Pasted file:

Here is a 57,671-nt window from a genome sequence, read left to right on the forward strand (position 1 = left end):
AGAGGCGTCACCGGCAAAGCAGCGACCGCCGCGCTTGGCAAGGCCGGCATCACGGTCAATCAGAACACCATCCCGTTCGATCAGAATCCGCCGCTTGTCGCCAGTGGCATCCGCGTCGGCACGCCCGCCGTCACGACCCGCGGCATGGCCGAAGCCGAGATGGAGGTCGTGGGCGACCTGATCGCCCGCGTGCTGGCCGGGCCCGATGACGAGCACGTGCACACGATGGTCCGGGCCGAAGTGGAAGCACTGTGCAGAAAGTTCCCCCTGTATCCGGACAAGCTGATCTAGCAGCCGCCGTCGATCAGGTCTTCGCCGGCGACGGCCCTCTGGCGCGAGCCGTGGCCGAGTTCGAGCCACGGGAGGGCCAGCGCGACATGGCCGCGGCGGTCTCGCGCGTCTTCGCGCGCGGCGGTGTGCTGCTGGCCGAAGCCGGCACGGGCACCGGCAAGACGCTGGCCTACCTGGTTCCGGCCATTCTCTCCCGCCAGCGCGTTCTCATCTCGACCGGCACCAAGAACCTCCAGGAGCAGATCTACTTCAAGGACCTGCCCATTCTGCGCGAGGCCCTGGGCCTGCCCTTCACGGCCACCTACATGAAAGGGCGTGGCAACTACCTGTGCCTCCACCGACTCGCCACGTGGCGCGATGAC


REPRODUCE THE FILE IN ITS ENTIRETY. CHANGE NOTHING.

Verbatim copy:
Here is a 57,671-nt window from a genome sequence, read left to right on the forward strand (position 1 = left end):
AGAGGCGTCACCGGCAAAGCAGCGACCGCCGCGCTTGGCAAGGCCGGCATCACGGTCAATCAGAACACCATCCCGTTCGATCAGAATCCGCCGCTTGTCGCCAGTGGCATCCGCGTCGGCACGCCCGCCGTCACGACCCGCGGCATGGCCGAAGCCGAGATGGAGGTCGTGGGCGACCTGATCGCCCGCGTGCTGGCCGGGCCCGATGACGAGCACGTGCACACGATGGTCCGGGCCGAAGTGGAAGCACTGTGCAGAAAGTTCCCCCTGTATCCGGACAAGCTGATCTAGCAGCCGCCGTCGATCAGGTCTTCGCCGGCGACGGCCCTCTGGCGCGAGCCGTGGCCGAGTTCGAGCCACGGGAGGGCCAGCGCGACATGGCCGCGGCGGTCTCGCGCGTCTTCGCGCGCGGCGGTGTGCTGCTGGCCGAAGCCGGCACGGGCACCGGCAAGACGCTGGCCTACCTGGTTCCGGCCATTCTCTCCCGCCAGCGCGTTCTCATCTCGACCGGCACCAAGAACCTCCAGGAGCAGATCTACTTCAAGGACCTGCCCATTCTGCGCGAGGCCCTGGGCCTGCCCTTCACGGCCACCTACATGAAAGGGCGTGGCAACTACCTGTGCCTCCACCGACTCGCCACGTGGCGCGATGAC